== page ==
[Sca-cooks] Sca-cooks Digest, Vol 8, Issue 79
Phil Troy / G. Tacitus Adamantius
adamantius1 at verizon.net
Mon Jan 1 14:04:16 PST 2007
On Jan 1, 2007, at 3:31 PM, Suey wrote:
>> Carole Smith wrote
>> I'm questioning the size spoon used here.. .
>> If you ask an English person for a spoon (in their kitchen) you
>> will be handed a tablespoon. It's larger than ours by a third.
>> Adele de Maisieres <ladyadele at paradise.net.nz> wrote:
>> Suey wrote:
>> Um, a teaspoon of sugar is between 4 and 5 grams.
> Reviewing my records I believe it was Robin Howe editor of Zara
> Groundes-Peace, _Mrs. Groundes-Peace's Old Cookery Notebook_ who wrote
> that ½ teaspoon of sugar per week to was given to members of the
> household which does bring us down to .237 grams or .08 ounces per
I'm not sure if the measurements being used are easily translatable
in modern terms. Is "teaspoon" (a more or less meaningless term prior
to the late 17th century in England) being used as a modern
measurement based on the number of pounds of sugar being used in a
household per year? Are we certain we know the correct relationship
between ounces and pounds in this setting?
Are some of these household members getting none of the sugar at all
in edible form, others more, and some of it being used for semi-
industrial purposes such as preserving?
> as opposed to US calculations in 1971 that 28 lbs of sugar that were
> consumed per person annually
It's quite possible that 28 pounds of sugar per capita was used in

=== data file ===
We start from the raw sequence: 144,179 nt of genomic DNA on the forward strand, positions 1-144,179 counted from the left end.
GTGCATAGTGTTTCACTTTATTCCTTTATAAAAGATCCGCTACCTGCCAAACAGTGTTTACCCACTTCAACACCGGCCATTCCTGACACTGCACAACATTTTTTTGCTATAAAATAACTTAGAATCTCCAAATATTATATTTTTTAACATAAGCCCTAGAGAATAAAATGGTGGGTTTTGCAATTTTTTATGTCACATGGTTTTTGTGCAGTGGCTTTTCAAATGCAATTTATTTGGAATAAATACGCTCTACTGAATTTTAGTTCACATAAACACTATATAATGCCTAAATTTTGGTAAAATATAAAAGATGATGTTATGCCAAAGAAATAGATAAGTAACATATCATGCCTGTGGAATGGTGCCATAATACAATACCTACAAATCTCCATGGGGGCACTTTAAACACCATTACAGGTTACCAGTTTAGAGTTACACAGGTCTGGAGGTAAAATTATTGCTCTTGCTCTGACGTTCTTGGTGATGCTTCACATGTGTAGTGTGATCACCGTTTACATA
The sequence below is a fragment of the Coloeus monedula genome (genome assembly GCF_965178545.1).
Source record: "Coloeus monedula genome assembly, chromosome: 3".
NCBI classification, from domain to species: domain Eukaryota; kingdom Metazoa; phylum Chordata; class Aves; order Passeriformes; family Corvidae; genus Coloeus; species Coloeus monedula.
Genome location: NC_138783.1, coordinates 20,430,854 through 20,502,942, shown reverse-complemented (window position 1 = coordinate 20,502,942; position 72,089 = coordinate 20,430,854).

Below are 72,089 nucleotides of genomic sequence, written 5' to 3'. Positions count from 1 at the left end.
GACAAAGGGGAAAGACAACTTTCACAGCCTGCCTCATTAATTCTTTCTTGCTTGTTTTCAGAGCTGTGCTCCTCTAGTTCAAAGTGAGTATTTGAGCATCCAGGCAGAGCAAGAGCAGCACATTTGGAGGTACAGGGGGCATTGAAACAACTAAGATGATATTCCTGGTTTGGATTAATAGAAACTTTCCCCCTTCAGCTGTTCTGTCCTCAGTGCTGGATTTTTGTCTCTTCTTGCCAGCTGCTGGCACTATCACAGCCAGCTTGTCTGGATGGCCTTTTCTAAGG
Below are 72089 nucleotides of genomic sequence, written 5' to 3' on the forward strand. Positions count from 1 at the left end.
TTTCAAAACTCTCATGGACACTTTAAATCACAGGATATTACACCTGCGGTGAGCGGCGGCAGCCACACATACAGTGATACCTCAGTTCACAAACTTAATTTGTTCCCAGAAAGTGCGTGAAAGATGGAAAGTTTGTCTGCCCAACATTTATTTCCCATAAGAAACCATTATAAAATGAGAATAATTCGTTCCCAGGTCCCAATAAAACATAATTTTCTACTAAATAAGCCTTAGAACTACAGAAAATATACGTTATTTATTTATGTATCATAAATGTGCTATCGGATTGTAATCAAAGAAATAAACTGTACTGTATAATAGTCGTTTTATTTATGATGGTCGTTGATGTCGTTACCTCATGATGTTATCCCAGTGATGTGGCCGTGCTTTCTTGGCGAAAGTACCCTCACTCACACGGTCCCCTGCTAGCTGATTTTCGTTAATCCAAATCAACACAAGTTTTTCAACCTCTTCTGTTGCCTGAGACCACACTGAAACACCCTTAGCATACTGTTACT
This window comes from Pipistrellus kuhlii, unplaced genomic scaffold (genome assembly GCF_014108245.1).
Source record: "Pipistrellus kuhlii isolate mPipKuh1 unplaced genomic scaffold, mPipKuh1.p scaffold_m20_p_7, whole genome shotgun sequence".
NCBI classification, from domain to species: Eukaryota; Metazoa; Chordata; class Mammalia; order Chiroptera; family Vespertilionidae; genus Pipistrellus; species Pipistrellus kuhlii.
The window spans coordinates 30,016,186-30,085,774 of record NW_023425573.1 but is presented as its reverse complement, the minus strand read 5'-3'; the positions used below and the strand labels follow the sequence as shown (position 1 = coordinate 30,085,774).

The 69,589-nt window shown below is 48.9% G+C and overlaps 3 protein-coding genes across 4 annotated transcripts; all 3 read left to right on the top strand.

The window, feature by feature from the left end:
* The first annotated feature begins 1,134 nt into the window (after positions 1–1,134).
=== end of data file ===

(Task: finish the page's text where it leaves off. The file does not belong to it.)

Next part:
the US in 1971, but it's different sugar, coming from many more
sources, and being used in many more ways than it used to be. I
expect there are some people who use gigantically higher amounts even
than that in a year, and many, like myself, who use considerably
less. For example, there are people whose beverage intake consists
almost entirely of soft drinks such as Coke or Pepsi; it's quite
possible to do that and put away a pound of sugar or more in a single
day. But in the end, the fact that modern Americans are capable of
consuming an astonishing amount of sugar is not, in itself, evidence
that sugar was not consumed by the rank and file European after, say,
In fact, C. Anne Wilson refers to the sugar trade being "small but
ever-increasing" after the 11th century.
> but I will not have access to the book
> until February to verify this.
> Anne Wilson in _Food and Drink in Britain_ does state somewhere
> after page 100 (again I can't verify the number at this time) that
> although Elisabeth I had all the sugar she wanted it was unknown to
> majority in England during her time.
I've got the book in front of me, and all I could find was a
statement to the effect that in Elizabeth's reign English sugar
consumption averaged no more than one pound per person per year, and
that the majority of this must have gone to the wealthy classes, and
that in the ensuing century this number rose dramatically.
One thing that it might profit us to look at is all the possible
sources of sugar use, some of which might be missed by some bare
secondary account of Dame Alice's household using only a pound of
white sugar in a year. Yes, it is conservative, and nobody is arguing
that, I think, but it doesn't talk about how much, say, Cypriot brown
sugar was bought, or ready-made powder blanche, or spices in confit,
or rose or violet or barley sugar for medicinal use, but it is almost
certainly not the only sugar they used, if they bought any at all.
Even the recipe sources that are supposedly for royalty often include